Dental X-Rays are essential to preventive dental treatment children and adults alike. These valuable diagnostic tools that allow dentists to see things in the mouth not visible to the naked eye, and prevent problems from developing.
What’s going on inside and between the teeth is equally as important as what's happening on the surface; in some cases, more so. X-rays allow dentists to find and prevent potential problems before or as they arise.
X-Rays allow the dentist to:
- Keep track of the size, number, position, and eruption pattern of children's teeth
- Find hidden damage or decay
- Examine mouth injuries from all angles
- Prepare for braces or other orthodontic treatment
- Determine whether there are any teeth missing
- Determine whether there are any extra teeth
- Identify diseases of the bones
When and how frequently should children have dental x-rays?
This varies from child to child. For the most part, it depends on the progress of your child’s development and the state of his dental health. For children who are at a greater risk for cavities or other oral health issues, the dentist may take x-rays more frequently. For other children, x-rays can be done asn infrequently as once a year.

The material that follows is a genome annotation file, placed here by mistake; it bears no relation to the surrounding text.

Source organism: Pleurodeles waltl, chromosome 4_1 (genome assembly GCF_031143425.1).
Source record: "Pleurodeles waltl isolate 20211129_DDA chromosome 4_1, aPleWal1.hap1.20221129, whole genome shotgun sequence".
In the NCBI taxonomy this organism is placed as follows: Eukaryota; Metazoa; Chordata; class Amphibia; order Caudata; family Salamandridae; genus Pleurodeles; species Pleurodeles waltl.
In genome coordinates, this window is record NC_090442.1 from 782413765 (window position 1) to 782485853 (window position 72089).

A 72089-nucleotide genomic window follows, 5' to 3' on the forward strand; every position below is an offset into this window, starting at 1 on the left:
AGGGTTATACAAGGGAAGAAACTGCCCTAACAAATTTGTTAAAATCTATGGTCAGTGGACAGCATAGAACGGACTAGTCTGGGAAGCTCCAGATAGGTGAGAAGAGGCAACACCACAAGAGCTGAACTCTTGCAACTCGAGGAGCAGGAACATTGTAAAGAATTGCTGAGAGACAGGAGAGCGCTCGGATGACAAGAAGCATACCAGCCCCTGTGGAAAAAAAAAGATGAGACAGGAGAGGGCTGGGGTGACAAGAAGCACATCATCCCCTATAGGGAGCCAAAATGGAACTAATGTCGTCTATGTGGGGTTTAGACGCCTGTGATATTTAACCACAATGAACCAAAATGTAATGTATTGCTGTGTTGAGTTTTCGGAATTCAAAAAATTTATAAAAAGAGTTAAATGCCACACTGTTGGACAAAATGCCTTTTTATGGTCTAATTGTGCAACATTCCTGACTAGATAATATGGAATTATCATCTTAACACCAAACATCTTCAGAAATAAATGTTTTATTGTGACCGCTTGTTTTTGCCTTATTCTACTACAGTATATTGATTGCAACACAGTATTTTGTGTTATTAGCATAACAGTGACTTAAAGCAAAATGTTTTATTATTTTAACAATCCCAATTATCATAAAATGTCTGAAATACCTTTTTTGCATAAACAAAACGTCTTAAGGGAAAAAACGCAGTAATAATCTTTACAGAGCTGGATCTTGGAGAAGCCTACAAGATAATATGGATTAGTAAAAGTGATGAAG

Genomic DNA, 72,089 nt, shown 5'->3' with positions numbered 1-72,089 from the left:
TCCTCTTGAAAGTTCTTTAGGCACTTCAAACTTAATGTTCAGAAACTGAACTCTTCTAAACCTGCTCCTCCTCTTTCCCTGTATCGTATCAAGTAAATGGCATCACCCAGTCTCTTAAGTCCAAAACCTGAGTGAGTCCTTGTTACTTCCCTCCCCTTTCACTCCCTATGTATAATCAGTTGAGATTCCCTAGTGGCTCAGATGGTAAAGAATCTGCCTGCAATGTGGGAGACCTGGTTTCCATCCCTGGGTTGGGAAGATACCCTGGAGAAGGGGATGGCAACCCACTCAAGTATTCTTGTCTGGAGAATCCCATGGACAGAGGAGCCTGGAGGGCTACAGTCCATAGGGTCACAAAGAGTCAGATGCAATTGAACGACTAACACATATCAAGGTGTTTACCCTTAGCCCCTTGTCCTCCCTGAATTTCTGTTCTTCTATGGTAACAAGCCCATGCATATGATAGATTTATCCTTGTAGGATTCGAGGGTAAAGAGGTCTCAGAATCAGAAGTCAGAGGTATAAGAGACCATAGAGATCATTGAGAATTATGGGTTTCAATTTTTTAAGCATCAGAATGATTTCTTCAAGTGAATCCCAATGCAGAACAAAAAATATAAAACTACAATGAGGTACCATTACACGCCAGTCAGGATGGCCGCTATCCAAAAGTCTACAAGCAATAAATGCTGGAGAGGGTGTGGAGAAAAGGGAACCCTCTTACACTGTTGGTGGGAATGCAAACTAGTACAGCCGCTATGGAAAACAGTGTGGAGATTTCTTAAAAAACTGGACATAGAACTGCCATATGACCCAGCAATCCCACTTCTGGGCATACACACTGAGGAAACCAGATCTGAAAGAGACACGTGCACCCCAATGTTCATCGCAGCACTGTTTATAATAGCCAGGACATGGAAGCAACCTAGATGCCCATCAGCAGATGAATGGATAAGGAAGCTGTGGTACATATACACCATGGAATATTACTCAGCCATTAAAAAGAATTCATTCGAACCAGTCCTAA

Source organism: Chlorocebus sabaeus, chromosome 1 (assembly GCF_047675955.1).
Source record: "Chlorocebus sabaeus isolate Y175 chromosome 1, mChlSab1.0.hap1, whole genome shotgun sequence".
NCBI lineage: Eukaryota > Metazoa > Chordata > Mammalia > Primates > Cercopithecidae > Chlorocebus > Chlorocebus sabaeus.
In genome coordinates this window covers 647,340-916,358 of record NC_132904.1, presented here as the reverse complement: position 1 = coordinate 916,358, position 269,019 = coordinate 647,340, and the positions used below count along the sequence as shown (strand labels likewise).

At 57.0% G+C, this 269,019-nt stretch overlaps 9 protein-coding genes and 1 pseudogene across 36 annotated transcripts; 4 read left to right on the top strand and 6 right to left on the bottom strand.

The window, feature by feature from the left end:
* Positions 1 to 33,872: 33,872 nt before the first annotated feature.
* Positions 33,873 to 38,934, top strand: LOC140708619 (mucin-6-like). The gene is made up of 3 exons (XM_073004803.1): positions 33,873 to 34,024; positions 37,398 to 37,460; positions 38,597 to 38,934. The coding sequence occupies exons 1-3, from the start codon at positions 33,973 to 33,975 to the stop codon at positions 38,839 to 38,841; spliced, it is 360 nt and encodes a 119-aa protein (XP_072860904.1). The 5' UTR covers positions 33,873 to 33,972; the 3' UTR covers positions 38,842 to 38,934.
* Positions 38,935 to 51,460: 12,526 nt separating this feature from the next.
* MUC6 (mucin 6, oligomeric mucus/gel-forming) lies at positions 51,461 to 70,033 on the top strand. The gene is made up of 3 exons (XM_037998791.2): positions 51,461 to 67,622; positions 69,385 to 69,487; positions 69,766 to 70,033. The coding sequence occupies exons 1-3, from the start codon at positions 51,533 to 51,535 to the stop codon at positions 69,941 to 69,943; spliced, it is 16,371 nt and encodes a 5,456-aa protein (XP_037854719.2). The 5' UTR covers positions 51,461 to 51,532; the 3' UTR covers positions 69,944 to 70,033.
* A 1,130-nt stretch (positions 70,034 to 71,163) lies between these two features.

Oral hygiene and diet are also factors in how often dental x-rays will be necessary for your child.
Types of Dental X-Rays
Panoramic x-rays show all of the teeth on one film. They also display both the upper and lower jaws, the sinuses above the teeth, and the tempromandibular joints. That's an awful lot information in one image! We often use panoramic x-rays to examine facial injuries, orthodontic problems, or to view the mouths of children with physical or mental disabilities. They can also be quite useful for children who have strong gag reflexes or small mouths, because they do not require a film to be placed inside the mouth.
These show the area between the teeth, and help dentists identify if and where cavities are developing. Bitewing x-rays only become necessary once children have two teeth that are touching, which often happens only after a child's first permanent molars have erupted.
Periapical x-rays allow us to view the full crowns and roots of 1 - 3 teeth that are all next to each other. They also show the bone structure surrounding the teeth, so that the dentist can see how a child’s permanent teeth are growing in under the baby teeth.
Occlusal X-Rays show the majority of the upper and lower teeth on a single film, and are sometimes used as an alternative to to panoramic x-rays.
These x-rays are used to evaluate the growth of the jaws in relation to the bones of the skull by showing the head from a side view. Orthodontic x-rays help orthodontists diagnose malocclusion problems and develop treatment plans.
Are dental x-rays safe?
Yes! There's no need for concern; dental x-rays are extremely safe.
Dental x-rays expose your child to only a very tiny level of radiation. In fact, when all the standard safety precautions are taken, modern x-ray equipment can prevent unnecessary radiation, and allows the dentist to focus the x-ray’s beam on a very specific spot in the mouth. High speed film is alos very helpful in reducing patients' radiation exposure. During the x-ray, a lead apron is worn by the patient to further reduce radiation exposure.